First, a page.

Staff in fond farewell as B&Q closes

Staff at the B&Q store, Buncrana Road, pictured before leaving the premises on Saturday as the company pulled the shutters down on their Derry shop. DER0216MC040
Staff at the B&Q store, Buncrana Road, pictured before leaving the premises on Saturday as the company pulled the shutters down on their Derry shop. DER0216MC040

Staff at Derry’s B&Q store have bid customers a fond farewell as the shutters were pulled for the last time at the weekend.

The closure of the Buncrana Road store on Saturday brings to an end the company’s 26-year tenure in the city, with around 45 staff losing their jobs there as a result.

B&Q Deputy Manager Aaron Harte pictured with his son Evan on Saturday, as the shutters came down on the Buncrana Road store for the last time. Aaron worked for the company for over 20 years, seven of those in Derry. DER0216MC041 (Photo: Jim McCafferty)

B&Q Deputy Manager Aaron Harte pictured with his son Evan on Saturday, as the shutters came down on the Buncrana Road store for the last time. Aaron worked for the company for over 20 years, seven of those in Derry. DER0216MC041 (Photo: Jim McCafferty)

B&Q was previously located in the Waterside, on the site now occupied by T.K. Maxx, Next and Matalan, and several of the staff who lost their jobs on Saturday have been with the companysince they first opened.

One of those who has been there since the start is Waterside woman Claire Welsh, having joined in the first wave of recruits back in 1989.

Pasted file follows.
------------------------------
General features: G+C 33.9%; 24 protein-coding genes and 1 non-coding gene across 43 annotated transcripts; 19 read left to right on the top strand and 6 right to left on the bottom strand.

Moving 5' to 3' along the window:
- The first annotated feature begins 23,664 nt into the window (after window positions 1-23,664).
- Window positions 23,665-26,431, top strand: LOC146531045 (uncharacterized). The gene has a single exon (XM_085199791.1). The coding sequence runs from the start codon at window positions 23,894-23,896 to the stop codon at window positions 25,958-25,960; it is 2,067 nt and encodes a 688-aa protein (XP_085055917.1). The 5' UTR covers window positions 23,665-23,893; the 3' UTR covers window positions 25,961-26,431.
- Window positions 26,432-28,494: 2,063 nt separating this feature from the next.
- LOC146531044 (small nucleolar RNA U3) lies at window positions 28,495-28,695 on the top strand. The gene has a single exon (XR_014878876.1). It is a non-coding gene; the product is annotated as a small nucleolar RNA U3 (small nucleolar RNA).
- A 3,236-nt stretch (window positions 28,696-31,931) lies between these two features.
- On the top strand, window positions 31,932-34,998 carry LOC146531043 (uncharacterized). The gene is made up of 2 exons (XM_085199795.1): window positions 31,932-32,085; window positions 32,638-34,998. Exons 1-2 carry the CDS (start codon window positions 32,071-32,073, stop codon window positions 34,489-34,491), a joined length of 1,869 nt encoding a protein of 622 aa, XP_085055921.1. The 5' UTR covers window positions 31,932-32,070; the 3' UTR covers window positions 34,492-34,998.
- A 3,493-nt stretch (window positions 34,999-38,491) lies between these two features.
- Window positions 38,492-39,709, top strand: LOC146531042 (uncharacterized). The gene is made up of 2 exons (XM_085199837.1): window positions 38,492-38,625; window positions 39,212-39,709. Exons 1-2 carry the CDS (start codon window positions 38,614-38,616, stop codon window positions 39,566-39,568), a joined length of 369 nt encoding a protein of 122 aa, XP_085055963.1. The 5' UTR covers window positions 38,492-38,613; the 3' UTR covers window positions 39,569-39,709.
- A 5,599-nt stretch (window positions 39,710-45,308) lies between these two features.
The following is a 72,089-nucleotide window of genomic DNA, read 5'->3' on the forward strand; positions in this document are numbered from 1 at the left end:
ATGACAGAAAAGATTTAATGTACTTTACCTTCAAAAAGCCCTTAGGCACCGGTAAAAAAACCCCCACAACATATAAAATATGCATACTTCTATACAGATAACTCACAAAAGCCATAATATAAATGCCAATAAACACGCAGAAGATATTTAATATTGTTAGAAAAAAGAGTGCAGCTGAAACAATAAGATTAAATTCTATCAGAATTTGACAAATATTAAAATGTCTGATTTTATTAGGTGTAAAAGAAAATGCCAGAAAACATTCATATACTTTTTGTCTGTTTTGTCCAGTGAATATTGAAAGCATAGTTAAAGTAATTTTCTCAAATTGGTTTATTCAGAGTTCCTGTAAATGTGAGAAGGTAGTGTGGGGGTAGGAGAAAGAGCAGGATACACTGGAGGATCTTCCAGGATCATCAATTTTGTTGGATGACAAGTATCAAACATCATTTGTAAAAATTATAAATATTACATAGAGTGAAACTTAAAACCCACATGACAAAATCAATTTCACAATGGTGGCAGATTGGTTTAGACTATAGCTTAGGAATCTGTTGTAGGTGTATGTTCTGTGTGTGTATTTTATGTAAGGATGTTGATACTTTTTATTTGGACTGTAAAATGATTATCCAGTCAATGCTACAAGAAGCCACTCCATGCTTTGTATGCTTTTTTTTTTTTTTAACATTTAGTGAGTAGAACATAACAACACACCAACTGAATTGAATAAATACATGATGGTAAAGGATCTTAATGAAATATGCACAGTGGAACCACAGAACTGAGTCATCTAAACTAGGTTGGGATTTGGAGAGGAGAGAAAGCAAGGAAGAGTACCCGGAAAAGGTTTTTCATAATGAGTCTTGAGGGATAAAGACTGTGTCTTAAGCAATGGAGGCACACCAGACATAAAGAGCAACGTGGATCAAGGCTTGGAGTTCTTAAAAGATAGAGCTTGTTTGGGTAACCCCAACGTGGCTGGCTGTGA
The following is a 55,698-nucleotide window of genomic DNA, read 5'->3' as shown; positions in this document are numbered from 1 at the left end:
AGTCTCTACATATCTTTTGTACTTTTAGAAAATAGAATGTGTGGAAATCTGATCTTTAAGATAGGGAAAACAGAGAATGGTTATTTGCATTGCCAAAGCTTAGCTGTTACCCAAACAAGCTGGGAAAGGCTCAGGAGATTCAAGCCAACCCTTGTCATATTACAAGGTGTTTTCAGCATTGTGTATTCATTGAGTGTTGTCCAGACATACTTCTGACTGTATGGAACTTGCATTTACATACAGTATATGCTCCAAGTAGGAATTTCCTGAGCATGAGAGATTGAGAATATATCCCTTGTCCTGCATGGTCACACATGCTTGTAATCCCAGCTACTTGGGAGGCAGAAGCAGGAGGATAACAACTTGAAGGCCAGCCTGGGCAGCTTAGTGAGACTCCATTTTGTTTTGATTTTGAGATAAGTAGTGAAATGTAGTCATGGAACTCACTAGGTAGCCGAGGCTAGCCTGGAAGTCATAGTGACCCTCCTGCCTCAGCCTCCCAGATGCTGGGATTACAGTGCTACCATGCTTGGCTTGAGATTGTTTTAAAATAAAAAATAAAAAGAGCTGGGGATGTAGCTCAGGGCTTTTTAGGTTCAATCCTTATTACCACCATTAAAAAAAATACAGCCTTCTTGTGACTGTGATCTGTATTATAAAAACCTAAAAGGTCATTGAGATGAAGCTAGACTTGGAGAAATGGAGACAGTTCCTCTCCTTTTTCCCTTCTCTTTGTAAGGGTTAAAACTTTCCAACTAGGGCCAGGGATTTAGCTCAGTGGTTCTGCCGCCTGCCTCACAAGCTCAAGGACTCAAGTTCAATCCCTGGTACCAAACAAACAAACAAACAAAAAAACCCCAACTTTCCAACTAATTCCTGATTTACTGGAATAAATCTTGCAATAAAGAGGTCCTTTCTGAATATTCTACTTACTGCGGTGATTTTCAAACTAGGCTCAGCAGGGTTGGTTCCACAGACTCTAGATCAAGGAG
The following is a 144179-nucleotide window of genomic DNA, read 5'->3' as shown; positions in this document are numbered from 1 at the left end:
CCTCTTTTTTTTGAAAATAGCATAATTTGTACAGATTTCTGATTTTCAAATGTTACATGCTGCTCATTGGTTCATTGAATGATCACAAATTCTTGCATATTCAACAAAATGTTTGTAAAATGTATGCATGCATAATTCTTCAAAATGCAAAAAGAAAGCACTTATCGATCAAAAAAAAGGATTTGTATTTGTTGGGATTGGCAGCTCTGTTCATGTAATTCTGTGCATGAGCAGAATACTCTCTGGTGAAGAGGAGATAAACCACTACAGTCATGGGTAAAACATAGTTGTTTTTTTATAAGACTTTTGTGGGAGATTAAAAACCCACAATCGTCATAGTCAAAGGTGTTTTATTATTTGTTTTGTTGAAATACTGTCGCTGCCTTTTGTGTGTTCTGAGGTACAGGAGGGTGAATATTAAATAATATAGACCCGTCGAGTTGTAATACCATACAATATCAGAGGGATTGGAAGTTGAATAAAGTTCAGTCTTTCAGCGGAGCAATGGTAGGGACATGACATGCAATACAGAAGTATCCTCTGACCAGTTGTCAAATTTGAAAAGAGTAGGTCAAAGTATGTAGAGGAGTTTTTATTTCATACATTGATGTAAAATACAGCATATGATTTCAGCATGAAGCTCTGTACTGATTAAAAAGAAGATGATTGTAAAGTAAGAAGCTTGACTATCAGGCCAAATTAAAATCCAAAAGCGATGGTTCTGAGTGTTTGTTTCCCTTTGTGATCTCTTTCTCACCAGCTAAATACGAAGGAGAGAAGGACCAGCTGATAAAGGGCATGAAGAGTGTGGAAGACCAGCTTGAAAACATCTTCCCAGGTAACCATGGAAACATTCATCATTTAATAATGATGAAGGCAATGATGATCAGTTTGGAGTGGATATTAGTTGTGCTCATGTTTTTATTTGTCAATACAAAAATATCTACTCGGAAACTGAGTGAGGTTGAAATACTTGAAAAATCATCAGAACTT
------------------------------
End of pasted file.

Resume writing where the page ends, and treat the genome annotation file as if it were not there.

Speaking just before the store closed, Claire (49) said:

“B&Q were the first English company to come to the town and we were the first site in Northern Ireland. Then came Ballymena and Newtonabbey . I remember there was a lot of buzz around it opening.

“Then there was a fire bomb in it. The incendiary device caused the closure of the shop and they split us up.

“Then 10 years ago they opened Buncrana Road. It would be 11 years in May coming actually.

“It was a massive, massive site to start with and then they reduced it down five years ago and Dunelm took over part of it.”

Some of the staff believe that had well advanced plans for Tescos to open a store on the same Buncrana Road site been allowed to go ahead, their own store would have been much busier and the closure would not have occurred.

“You feel this didn’t have to happen,” Claire said.

The plans for a large Tesco store and hundreds of jobs were blocked on a number of occasions by the local council, with concerns expressed over the impact such a store would have on current retailers operating across the wider area.

Claire, who has managed to find some alternative employment, said she hopes that all her B&Q colleagues will find new jobs.

“It has been good craic working here and the staff are very hard workers,” she said.

“All the customers know everybody. It’s like a wee family.

“They were a very good company to work for and you got to know all the customers coming in.

“It’s terrible that it is closing. We never thought that would happen, but we are all accepting of it now.”

The B&Q workers were informed that the store was one of many earmarked for closure at the end of March 2015.

The planned closure of the popular Derry store sparked widespread concern for the 50 local employees.

A B&Q spokesperson told the ‘Journal’ a few weeks ago that the company was still in the process of consulting with colleagues at the store with regards to their future.

The Derry store was among five of the nine B&Q stores in Northern Ireland which parent company Kingfisher plan to close over the next few years.

A total of 60 B&Q store closures are expected to take place across Britain and Ireland over the next few years, its parent company has said.